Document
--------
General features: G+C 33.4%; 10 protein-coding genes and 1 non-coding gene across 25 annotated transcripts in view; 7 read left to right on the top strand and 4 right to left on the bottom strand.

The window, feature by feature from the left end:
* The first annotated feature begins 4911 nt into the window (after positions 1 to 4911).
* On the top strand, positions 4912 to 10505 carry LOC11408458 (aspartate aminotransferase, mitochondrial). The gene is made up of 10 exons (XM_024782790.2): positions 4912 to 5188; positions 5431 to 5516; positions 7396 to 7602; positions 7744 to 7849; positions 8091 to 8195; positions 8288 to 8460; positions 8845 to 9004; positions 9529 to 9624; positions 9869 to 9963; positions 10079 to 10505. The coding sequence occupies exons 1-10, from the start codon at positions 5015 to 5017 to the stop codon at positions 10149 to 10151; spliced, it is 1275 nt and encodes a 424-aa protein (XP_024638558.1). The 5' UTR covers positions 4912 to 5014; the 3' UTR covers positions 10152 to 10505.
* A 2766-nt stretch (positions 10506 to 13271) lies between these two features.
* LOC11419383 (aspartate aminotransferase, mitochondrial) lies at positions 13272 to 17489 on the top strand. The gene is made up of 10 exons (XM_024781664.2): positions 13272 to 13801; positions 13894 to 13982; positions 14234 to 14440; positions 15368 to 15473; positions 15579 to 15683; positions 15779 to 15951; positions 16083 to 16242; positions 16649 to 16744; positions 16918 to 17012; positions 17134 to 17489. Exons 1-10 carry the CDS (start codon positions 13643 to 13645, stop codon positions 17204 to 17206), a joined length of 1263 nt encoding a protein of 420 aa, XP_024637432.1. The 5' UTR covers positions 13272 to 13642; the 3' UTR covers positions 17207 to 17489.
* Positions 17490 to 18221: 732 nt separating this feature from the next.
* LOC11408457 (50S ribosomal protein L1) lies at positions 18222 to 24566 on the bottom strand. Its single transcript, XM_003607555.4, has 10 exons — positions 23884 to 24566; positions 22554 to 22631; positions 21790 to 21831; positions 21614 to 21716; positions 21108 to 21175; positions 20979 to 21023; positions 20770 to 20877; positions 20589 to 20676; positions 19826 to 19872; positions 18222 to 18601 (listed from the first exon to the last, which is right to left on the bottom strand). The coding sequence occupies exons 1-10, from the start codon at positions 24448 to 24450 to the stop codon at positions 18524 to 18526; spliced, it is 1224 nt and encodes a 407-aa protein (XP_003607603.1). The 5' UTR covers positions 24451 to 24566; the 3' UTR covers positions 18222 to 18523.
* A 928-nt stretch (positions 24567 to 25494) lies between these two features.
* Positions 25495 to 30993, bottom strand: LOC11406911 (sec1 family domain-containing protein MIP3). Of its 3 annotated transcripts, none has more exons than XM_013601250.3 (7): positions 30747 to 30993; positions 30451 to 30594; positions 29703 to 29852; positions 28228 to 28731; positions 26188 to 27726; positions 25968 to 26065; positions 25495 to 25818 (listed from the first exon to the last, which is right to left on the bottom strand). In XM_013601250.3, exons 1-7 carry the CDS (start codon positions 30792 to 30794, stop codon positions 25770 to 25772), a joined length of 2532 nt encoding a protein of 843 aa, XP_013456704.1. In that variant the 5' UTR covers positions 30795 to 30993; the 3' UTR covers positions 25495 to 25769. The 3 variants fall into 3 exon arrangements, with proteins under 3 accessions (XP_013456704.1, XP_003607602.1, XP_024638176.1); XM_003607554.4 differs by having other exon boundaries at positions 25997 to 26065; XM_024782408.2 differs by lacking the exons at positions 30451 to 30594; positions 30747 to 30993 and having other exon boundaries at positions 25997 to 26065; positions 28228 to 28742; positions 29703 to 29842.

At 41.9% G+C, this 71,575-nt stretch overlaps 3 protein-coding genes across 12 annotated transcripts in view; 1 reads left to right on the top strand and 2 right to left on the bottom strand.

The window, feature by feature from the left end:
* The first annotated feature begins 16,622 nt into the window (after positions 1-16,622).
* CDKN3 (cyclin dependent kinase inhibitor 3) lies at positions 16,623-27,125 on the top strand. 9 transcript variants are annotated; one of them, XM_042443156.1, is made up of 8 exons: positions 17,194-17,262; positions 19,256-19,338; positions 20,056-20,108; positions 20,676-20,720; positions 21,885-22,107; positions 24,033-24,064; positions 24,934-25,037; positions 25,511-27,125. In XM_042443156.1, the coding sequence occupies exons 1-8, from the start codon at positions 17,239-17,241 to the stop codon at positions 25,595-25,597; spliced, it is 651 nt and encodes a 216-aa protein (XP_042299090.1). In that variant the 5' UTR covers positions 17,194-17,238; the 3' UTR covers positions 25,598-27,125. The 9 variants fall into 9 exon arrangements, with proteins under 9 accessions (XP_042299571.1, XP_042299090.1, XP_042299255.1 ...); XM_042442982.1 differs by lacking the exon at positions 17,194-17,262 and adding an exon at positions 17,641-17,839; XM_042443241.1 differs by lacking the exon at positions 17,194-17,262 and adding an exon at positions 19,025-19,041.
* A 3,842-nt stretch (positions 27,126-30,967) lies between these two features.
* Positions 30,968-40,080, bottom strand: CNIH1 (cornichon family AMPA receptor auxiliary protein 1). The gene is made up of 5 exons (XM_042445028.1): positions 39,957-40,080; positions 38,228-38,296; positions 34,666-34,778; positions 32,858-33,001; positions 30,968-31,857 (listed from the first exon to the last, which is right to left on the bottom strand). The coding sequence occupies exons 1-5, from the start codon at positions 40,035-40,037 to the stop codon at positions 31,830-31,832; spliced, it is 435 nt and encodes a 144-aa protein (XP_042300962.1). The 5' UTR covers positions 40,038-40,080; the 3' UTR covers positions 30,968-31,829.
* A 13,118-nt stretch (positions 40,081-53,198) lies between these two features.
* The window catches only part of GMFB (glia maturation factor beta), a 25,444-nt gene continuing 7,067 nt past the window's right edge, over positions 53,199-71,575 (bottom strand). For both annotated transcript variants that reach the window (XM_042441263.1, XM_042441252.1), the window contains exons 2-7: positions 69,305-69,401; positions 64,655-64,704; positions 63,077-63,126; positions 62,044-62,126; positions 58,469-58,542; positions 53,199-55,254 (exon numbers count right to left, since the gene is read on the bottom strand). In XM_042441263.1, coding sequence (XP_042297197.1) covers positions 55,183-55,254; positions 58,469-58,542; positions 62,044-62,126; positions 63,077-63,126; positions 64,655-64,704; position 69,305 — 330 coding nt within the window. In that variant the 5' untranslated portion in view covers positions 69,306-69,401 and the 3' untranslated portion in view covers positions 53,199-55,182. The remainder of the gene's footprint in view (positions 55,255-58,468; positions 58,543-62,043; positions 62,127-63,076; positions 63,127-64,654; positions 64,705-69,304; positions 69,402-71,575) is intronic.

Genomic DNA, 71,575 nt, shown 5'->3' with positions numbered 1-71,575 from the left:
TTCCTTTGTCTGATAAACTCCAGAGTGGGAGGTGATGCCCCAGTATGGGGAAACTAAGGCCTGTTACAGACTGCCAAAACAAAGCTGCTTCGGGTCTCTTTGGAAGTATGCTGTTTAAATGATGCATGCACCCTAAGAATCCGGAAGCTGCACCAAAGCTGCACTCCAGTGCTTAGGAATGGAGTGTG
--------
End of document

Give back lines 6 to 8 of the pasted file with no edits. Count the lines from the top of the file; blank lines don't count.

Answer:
* LOC11419383 (aspartate aminotransferase, mitochondrial) lies at positions 13272 to 17489 on the top strand. The gene is made up of 10 exons (XM_024781664.2): positions 13272 to 13801; positions 13894 to 13982; positions 14234 to 14440; positions 15368 to 15473; positions 15579 to 15683; positions 15779 to 15951; positions 16083 to 16242; positions 16649 to 16744; positions 16918 to 17012; positions 17134 to 17489. Exons 1-10 carry the CDS (start codon positions 13643 to 13645, stop codon positions 17204 to 17206), a joined length of 1263 nt encoding a protein of 420 aa, XP_024637432.1. The 5' UTR covers positions 13272 to 13642; the 3' UTR covers positions 17207 to 17489.
* Positions 17490 to 18221: 732 nt separating this feature from the next.
* LOC11408457 (50S ribosomal protein L1) lies at positions 18222 to 24566 on the bottom strand. Its single transcript, XM_003607555.4, has 10 exons — positions 23884 to 24566; positions 22554 to 22631; positions 21790 to 21831; positions 21614 to 21716; positions 21108 to 21175; positions 20979 to 21023; positions 20770 to 20877; positions 20589 to 20676; positions 19826 to 19872; positions 18222 to 18601 (listed from the first exon to the last, which is right to left on the bottom strand). The coding sequence occupies exons 1-10, from the start codon at positions 24448 to 24450 to the stop codon at positions 18524 to 18526; spliced, it is 1224 nt and encodes a 407-aa protein (XP_003607603.1). The 5' UTR covers positions 24451 to 24566; the 3' UTR covers positions 18222 to 18523.